How the lettings industry is changing

Times are changing for the lettings industry, with new regulations affecting the way firms operate. One of the biggest changes is the abolition of letting agent fees. Fees to tenants have already been banned in Scotland, while in England and Wales, the agents have had to publicise their fees, so there is transparency. Some tenants have been paying £700 or more in fees for administration services or credit checks, on top of paying a month’s rent in advance and a month’s rent as a deposit. The Chancellor, Philip Hammond, said that shifting these costs to landlords will save hundreds of pounds for the 4.3 million households living in rental accommodation in the UK.

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Landlords have also faced tax changes this year, with stamp duty introduced on second homes, including buy-to-lets, and tax relief on mortgage interest being phased out. So this means interesting times ahead for the letting market. About one in five households live in private rental accommodation, with this figure set to rise, as more people find they cannot afford to buy property. The letting industry therefore needs to adapt to meet the needs of increasing numbers of clients and changes to regulations.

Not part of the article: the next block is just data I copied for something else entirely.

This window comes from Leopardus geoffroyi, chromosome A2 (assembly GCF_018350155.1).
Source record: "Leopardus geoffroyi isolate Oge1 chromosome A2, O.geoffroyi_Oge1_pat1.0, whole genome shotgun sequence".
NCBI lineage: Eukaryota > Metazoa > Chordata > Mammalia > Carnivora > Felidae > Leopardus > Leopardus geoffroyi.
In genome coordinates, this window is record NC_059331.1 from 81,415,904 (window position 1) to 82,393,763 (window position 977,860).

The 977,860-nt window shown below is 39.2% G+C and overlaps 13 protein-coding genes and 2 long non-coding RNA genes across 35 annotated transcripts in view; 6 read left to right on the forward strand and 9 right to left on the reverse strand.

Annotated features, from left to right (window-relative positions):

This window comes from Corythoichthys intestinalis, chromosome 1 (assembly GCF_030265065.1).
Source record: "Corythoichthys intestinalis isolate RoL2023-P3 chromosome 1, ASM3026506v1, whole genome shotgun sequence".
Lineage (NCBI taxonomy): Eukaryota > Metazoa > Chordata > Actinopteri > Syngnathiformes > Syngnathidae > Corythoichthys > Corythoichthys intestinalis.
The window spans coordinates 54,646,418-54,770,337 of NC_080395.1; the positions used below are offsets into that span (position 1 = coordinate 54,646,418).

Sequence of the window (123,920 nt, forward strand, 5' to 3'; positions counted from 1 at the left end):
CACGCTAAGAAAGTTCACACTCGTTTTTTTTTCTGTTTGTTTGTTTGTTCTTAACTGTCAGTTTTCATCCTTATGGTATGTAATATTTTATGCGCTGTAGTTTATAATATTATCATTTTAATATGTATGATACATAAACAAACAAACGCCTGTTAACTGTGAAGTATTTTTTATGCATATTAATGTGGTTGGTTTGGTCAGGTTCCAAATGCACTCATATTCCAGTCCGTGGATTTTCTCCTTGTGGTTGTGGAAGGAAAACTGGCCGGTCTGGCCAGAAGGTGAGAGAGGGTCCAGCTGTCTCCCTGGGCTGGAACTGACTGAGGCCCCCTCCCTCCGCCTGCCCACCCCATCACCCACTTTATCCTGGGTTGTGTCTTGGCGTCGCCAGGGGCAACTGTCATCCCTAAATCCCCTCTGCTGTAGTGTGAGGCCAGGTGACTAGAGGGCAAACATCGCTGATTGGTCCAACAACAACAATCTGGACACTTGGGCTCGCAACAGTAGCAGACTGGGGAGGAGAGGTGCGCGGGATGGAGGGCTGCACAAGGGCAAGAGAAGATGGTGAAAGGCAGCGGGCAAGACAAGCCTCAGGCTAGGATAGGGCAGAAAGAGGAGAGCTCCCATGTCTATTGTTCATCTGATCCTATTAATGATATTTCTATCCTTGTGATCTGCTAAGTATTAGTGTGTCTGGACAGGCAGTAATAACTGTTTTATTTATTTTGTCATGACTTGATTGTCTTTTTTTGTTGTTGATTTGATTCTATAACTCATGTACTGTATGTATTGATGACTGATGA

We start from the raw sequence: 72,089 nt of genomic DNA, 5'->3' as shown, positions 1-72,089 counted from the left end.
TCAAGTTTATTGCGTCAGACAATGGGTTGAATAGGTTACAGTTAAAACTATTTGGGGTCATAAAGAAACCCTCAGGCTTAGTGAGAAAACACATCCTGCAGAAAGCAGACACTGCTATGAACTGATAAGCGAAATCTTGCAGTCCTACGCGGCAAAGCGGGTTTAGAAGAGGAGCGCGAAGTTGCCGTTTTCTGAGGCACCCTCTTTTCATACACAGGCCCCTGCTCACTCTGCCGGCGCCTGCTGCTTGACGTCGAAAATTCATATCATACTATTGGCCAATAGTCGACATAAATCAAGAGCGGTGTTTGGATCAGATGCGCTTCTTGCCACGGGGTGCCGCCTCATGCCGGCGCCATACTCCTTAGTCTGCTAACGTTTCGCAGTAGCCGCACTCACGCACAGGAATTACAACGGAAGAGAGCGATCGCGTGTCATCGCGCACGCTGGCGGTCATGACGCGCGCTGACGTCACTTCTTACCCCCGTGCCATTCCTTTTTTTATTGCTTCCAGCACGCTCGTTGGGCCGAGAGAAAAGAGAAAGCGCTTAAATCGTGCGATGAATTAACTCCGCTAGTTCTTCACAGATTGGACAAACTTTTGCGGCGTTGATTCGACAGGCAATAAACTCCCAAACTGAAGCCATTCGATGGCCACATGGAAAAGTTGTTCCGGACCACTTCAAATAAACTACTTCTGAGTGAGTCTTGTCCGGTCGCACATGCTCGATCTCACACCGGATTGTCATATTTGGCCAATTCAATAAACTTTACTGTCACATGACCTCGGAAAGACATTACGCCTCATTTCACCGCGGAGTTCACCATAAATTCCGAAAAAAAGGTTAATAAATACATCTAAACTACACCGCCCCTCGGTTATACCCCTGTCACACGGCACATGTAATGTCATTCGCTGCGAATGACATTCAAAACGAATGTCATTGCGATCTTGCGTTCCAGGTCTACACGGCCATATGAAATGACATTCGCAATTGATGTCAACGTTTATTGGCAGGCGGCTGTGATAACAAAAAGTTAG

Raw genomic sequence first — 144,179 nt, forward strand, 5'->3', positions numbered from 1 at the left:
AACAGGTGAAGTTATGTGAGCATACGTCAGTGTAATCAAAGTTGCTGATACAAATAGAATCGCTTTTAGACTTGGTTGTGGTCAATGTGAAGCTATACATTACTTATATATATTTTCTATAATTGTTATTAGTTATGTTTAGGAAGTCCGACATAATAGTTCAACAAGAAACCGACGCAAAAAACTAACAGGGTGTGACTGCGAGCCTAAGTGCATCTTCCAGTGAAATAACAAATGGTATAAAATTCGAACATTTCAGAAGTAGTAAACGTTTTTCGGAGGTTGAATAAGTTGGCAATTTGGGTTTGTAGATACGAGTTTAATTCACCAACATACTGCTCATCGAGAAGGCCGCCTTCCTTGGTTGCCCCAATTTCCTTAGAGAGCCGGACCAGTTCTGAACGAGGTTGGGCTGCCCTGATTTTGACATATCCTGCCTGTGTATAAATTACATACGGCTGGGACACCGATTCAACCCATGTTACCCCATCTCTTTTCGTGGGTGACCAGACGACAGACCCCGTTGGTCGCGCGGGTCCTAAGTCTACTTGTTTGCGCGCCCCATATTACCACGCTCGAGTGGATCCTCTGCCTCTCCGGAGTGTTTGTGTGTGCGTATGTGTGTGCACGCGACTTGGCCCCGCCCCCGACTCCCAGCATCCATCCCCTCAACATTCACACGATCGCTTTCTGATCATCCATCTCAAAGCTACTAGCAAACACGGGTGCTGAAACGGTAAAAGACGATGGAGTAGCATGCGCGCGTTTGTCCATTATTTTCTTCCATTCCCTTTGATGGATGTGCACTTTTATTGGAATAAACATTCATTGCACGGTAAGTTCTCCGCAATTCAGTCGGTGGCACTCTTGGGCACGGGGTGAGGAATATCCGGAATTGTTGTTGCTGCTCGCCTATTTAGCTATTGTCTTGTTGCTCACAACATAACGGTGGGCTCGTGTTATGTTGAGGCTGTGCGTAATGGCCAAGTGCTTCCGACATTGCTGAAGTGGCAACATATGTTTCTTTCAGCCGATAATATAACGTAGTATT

Online presence is essential

As more people search online for properties, it is essential for letting professionals to have a strong online presence. Many traditional high street agents will now offer online lettings as well as being able to view properties online. The letting process needs to be seamless, digitised and transparent, so that tenants can communicate effectively with agents online.

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Local knowledge is key

Whilst needing to be ever-present online, letting agents also have expert local knowledge, which can help save time and money when looking for a home. Let an agent know your requirements, such as being near schools, public transport or shops, and they can deliver. You can contact a company such as for letting agents in Gloucester. They can help tenants with their search or manage properties for landlords.

Professional letting agents offer that personal connection for tenants to contact, particularly if the landlord does not live locally. They can make sure the inventories and contracts are set up, all checks are carried out, and ensure a tenant moves in on time. They act as the buffer between landlords and tenants, which makes them specialists in negotiation and arbitration.